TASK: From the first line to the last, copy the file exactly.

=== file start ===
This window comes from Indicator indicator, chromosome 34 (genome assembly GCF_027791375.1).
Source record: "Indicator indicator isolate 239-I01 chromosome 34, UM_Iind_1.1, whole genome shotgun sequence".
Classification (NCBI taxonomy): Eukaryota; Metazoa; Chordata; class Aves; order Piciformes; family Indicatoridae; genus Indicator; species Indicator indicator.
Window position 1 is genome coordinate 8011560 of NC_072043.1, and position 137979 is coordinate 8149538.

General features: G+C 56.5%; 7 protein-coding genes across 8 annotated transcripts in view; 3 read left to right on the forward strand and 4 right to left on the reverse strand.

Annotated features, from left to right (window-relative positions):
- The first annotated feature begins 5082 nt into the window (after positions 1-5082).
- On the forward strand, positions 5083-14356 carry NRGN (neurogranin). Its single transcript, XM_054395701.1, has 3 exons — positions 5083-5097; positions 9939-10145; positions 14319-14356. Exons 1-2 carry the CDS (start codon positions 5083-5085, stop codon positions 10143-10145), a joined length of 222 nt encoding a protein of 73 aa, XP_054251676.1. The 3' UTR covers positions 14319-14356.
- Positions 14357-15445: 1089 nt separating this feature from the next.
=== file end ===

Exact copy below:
This window comes from Indicator indicator, chromosome 34 (genome assembly GCF_027791375.1).
Source record: "Indicator indicator isolate 239-I01 chromosome 34, UM_Iind_1.1, whole genome shotgun sequence".
Classification (NCBI taxonomy): Eukaryota; Metazoa; Chordata; class Aves; order Piciformes; family Indicatoridae; genus Indicator; species Indicator indicator.
Window position 1 is genome coordinate 8011560 of NC_072043.1, and position 137979 is coordinate 8149538.

General features: G+C 56.5%; 7 protein-coding genes across 8 annotated transcripts in view; 3 read left to right on the forward strand and 4 right to left on the reverse strand.

Annotated features, from left to right (window-relative positions):
- The first annotated feature begins 5082 nt into the window (after positions 1-5082).
- On the forward strand, positions 5083-14356 carry NRGN (neurogranin). Its single transcript, XM_054395701.1, has 3 exons — positions 5083-5097; positions 9939-10145; positions 14319-14356. Exons 1-2 carry the CDS (start codon positions 5083-5085, stop codon positions 10143-10145), a joined length of 222 nt encoding a protein of 73 aa, XP_054251676.1. The 3' UTR covers positions 14319-14356.
- Positions 14357-15445: 1089 nt separating this feature from the next.